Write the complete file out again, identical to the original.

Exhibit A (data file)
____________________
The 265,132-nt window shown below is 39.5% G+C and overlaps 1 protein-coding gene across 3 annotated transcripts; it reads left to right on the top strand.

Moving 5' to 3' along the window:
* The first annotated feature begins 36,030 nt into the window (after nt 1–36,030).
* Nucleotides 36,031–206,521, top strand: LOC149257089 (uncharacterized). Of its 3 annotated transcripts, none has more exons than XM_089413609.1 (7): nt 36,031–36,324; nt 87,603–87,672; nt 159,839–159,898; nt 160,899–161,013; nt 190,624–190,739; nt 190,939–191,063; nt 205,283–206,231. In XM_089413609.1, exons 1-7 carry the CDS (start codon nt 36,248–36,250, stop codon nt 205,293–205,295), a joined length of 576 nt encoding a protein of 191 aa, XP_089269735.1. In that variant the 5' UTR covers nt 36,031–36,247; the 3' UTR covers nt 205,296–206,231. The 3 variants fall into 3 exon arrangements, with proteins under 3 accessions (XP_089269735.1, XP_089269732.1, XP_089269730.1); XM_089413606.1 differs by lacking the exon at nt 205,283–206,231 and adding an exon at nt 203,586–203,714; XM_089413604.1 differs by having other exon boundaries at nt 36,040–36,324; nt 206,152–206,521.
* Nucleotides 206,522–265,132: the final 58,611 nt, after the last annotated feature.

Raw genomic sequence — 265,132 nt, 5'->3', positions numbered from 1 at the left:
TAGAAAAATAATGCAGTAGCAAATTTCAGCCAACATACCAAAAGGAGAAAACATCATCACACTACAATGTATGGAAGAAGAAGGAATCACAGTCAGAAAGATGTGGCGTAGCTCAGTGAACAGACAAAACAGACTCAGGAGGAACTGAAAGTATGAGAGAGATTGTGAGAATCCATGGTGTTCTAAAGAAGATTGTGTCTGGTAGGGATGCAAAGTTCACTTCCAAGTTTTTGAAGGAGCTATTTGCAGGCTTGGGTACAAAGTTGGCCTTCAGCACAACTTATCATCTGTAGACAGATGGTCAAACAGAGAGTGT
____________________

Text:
The 265,132-nt window shown below is 39.5% G+C and overlaps 1 protein-coding gene across 3 annotated transcripts; it reads left to right on the top strand.

Moving 5' to 3' along the window:
* The first annotated feature begins 36,030 nt into the window (after nt 1–36,030).
* Nucleotides 36,031–206,521, top strand: LOC149257089 (uncharacterized). Of its 3 annotated transcripts, none has more exons than XM_089413609.1 (7): nt 36,031–36,324; nt 87,603–87,672; nt 159,839–159,898; nt 160,899–161,013; nt 190,624–190,739; nt 190,939–191,063; nt 205,283–206,231. In XM_089413609.1, exons 1-7 carry the CDS (start codon nt 36,248–36,250, stop codon nt 205,293–205,295), a joined length of 576 nt encoding a protein of 191 aa, XP_089269735.1. In that variant the 5' UTR covers nt 36,031–36,247; the 3' UTR covers nt 205,296–206,231. The 3 variants fall into 3 exon arrangements, with proteins under 3 accessions (XP_089269735.1, XP_089269732.1, XP_089269730.1); XM_089413606.1 differs by lacking the exon at nt 205,283–206,231 and adding an exon at nt 203,586–203,714; XM_089413604.1 differs by having other exon boundaries at nt 36,040–36,324; nt 206,152–206,521.
* Nucleotides 206,522–265,132: the final 58,611 nt, after the last annotated feature.

Raw genomic sequence — 265,132 nt, 5'->3', positions numbered from 1 at the left:
TAGAAAAATAATGCAGTAGCAAATTTCAGCCAACATACCAAAAGGAGAAAACATCATCACACTACAATGTATGGAAGAAGAAGGAATCACAGTCAGAAAGATGTGGCGTAGCTCAGTGAACAGACAAAACAGACTCAGGAGGAACTGAAAGTATGAGAGAGATTGTGAGAATCCATGGTGTTCTAAAGAAGATTGTGTCTGGTAGGGATGCAAAGTTCACTTCCAAGTTTTTGAAGGAGCTATTTGCAGGCTTGGGTACAAAGTTGGCCTTCAGCACAACTTATCATCTGTAGACAGATGGTCAAACAGAGAGTGT